The Lincoln Plawg - the blog with footnotes
Wednesday, February 09, 2005
How the West [of Europe] Was Won
Plumbing the depths of my ignorance on myriad matters does not, as regular readers will know, generally require a very long plumb-line.
Thus I had no idea of the existence of the battle which finally saw the beginning of the end of the paynim occupation of Western Europe: the Battle of Las Navas de Tolosa, on July 16 1212.
(There is, so far as I can recall, no battle in English  medieval history like it: once conquered by the Normans, we were in the happy position of never being occupied by a foreign power again. The flashy Agincourt was ten times worse than useless, leading to a crushing commitment in France which was patently long doomed to failure.)
Turf was at long last winning out. The duration of the Moslem incursion into Europe is testimony to the massive disparity in power and capabilities between the invaders of the 8th century and the rag, tag and bobtail they encountered.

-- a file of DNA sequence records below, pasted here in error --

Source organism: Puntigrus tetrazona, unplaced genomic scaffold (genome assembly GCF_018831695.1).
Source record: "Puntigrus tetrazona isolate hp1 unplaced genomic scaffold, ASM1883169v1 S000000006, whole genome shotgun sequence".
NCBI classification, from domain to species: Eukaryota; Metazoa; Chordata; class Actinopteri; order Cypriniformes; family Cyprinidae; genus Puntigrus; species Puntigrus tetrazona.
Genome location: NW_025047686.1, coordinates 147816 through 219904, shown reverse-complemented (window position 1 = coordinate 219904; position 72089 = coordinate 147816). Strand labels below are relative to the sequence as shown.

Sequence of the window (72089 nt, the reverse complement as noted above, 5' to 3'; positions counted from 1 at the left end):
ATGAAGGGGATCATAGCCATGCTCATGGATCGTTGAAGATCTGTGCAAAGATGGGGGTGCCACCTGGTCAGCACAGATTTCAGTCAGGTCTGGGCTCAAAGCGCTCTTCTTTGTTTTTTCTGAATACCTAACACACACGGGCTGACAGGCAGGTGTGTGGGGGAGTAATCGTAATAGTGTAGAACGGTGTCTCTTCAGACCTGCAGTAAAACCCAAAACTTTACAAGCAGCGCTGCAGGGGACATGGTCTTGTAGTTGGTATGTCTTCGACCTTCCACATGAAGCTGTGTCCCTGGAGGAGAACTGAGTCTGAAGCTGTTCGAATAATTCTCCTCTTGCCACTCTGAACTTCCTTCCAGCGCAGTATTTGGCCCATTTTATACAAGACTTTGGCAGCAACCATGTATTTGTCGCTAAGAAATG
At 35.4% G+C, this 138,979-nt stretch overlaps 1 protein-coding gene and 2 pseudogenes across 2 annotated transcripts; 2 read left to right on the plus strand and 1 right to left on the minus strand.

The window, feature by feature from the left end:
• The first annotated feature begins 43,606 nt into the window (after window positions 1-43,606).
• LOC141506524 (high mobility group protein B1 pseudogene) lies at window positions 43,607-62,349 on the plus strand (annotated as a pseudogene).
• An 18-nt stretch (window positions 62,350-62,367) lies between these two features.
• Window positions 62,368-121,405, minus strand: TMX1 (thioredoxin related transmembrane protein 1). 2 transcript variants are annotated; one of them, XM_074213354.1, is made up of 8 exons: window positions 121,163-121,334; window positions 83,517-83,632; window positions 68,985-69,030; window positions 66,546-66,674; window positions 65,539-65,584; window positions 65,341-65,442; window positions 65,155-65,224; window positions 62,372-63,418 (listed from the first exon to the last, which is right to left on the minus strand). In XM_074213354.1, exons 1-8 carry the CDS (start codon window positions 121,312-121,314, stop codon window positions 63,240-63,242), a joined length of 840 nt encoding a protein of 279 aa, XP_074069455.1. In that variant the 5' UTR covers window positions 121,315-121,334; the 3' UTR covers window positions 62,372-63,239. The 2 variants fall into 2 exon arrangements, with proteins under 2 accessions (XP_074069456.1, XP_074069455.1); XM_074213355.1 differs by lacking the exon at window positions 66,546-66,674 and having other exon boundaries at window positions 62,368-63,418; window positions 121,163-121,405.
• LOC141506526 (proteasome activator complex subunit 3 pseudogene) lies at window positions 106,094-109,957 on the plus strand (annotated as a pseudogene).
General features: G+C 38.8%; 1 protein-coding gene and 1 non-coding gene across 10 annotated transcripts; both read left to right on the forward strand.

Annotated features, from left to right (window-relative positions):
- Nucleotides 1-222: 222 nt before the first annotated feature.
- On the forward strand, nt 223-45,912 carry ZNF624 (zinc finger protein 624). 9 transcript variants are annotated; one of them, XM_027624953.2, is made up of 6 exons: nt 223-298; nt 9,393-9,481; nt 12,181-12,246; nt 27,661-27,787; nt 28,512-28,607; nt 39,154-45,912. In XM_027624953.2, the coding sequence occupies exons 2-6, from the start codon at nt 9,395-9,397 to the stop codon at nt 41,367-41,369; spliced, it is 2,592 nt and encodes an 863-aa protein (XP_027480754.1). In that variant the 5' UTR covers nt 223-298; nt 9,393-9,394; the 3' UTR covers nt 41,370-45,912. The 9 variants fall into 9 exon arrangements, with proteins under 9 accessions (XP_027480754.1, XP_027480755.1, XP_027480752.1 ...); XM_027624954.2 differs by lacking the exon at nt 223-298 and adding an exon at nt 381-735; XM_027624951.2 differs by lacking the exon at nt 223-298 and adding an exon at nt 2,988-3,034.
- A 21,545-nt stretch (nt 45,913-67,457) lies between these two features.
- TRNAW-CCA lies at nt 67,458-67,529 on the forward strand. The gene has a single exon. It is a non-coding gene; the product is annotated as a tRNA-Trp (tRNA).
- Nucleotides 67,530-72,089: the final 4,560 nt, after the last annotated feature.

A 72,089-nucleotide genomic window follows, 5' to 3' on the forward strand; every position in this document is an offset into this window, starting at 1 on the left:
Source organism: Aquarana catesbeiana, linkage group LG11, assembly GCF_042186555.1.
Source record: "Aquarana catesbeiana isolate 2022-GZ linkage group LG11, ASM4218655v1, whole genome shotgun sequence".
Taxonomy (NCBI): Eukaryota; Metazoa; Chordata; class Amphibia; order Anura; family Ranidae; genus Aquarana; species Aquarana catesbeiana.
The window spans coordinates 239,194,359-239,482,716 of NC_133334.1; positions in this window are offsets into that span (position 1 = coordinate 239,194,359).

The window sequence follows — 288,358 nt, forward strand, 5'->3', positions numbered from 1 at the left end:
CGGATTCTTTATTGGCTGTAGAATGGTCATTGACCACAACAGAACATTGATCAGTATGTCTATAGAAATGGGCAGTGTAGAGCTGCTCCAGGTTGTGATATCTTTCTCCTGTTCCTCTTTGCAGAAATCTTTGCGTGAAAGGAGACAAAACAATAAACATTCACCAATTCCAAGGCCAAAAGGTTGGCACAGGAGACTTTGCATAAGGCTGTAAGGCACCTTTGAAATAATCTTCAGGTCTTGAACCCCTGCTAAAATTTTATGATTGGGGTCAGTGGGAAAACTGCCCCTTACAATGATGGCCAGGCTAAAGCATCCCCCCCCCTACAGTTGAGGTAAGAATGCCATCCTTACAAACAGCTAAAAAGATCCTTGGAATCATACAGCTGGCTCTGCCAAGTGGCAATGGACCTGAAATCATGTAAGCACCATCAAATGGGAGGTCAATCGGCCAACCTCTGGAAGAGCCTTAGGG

In the two decades or so preceding Navas de Tolosa, turf was having a much easier time of it at the other end of the Mediterranean, with the failure of the Third Crusade (with Richard the Lion-Heart in attendence) and the farce of the Fourth (when Christian Constantinople was sacked!), leaving the Christian kingdoms of the Holy Land barely hanging onto life.
My interest in all of this was piqued by a fascinating-looking thesis (which I have barely sampled - caveat lector) Guerra e Ideología en la España Medieval by Martin Alvira Cabrer . The guy thankfully plays it straight, so far as I can see: no dutch angles, no fancy-pants, MLA-style derridising (January 7 2004 - follow the links to
Apertures and Orifices in Chaucerand much worse).
I have a good feeling about this work - getting round to reading all 1400 pages is a tricker business altogether!
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